|Cardinals bow to remains of Pope John Paul II resting in wooden casket during funeral Mass in St. Peter's Square at the Vatican, Friday|
Presidents, patriarchs, prelates and pilgrims said goodbye Friday to Pope John Paul II during an emotional funeral service in Saint Peter's Square. As many as four million people flocked into Rome to attend the funeral, or watch it on giant television screens placed around the city.
As befits a 2,000-year-old church that has mastered the art of pageantry, the funeral was a solemn occasion, meant to honor a man whom political and religious leaders have described as a giant of his era.
The dean of the Roman Catholic Church's College of Cardinals, Joseph Ratzinger, presided over the funeral mass. The normally stern prelate choked with emotion as he recalled John Paul's appearance at the window of his apartment only 12 days ago, on Easter Sunday, when he blessed the faithful in the square below.
"We can be sure that our beloved pope is now at the window of the house of his father, and he sees us, and he blesses us," said Cardinal Ratzinger.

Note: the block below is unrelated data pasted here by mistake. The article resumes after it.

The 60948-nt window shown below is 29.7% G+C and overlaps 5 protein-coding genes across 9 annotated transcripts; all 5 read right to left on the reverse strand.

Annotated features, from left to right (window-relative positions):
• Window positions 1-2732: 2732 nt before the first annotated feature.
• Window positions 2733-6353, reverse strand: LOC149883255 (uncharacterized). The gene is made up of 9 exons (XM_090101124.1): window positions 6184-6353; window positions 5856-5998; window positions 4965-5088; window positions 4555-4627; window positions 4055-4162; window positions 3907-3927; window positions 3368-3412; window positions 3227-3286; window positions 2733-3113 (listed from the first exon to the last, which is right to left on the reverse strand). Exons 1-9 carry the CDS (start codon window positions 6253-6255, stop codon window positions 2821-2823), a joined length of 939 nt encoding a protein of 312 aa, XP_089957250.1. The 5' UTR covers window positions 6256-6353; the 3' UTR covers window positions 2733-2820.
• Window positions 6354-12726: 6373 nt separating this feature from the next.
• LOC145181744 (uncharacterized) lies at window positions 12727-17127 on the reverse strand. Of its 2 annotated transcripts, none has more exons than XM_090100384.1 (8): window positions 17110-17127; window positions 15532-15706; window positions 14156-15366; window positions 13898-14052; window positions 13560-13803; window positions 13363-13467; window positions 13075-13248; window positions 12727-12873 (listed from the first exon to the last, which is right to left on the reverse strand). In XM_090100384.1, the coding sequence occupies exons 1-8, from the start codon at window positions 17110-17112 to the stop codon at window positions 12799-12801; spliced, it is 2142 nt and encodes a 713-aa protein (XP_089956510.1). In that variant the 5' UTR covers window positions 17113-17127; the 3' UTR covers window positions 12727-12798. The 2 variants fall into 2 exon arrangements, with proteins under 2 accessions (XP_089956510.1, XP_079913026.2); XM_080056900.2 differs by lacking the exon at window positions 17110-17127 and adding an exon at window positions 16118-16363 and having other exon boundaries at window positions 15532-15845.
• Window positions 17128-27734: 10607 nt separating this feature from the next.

Cardinal Ratzinger's homily, or sermon, was interrupted several times by applause from the faithful, a sign of respect in Italy. But toward the end of the Mass, a loud chant arose from the 300,000 people gathered in the square and on the wide boulevard leading into it, demanding that John Paul II be canonized immediately.
The spontaneity of the crowd contrasted with the ritual of the funeral, but everyone joined in to intone the litany, in which the church calls on its many saints to pray for the soul of the departed.
Many of the pilgrims in the square were from Poland, coming to say goodbye to the man they regard as a father figure and national hero. The pope is given credit for helping to bring down the Iron Curtain. But he is also recognized as having built bridges to other religions.
There were Jews and Muslims and Orthodox Christians among the religious dignitaries attending the funeral. And, patriarchs of the eastern rite churches, which are in communion with Roman Catholicism, chanted in Greek as they waved incense burners over the pontiff's simple wooden coffin.
As John Paul's coffin was carried inside the basilica for immediate burial in the papal crypt, bells rang out in the vicinity of Saint Peter's as a final farewell for a pope with whom many Catholics disagreed, but whom most adored.
The next time those bells ring will be when the cardinals of the church choose a successor to John Paul II. They are scheduled to begin their conclave, as the closed-door meeting is called, on April 18.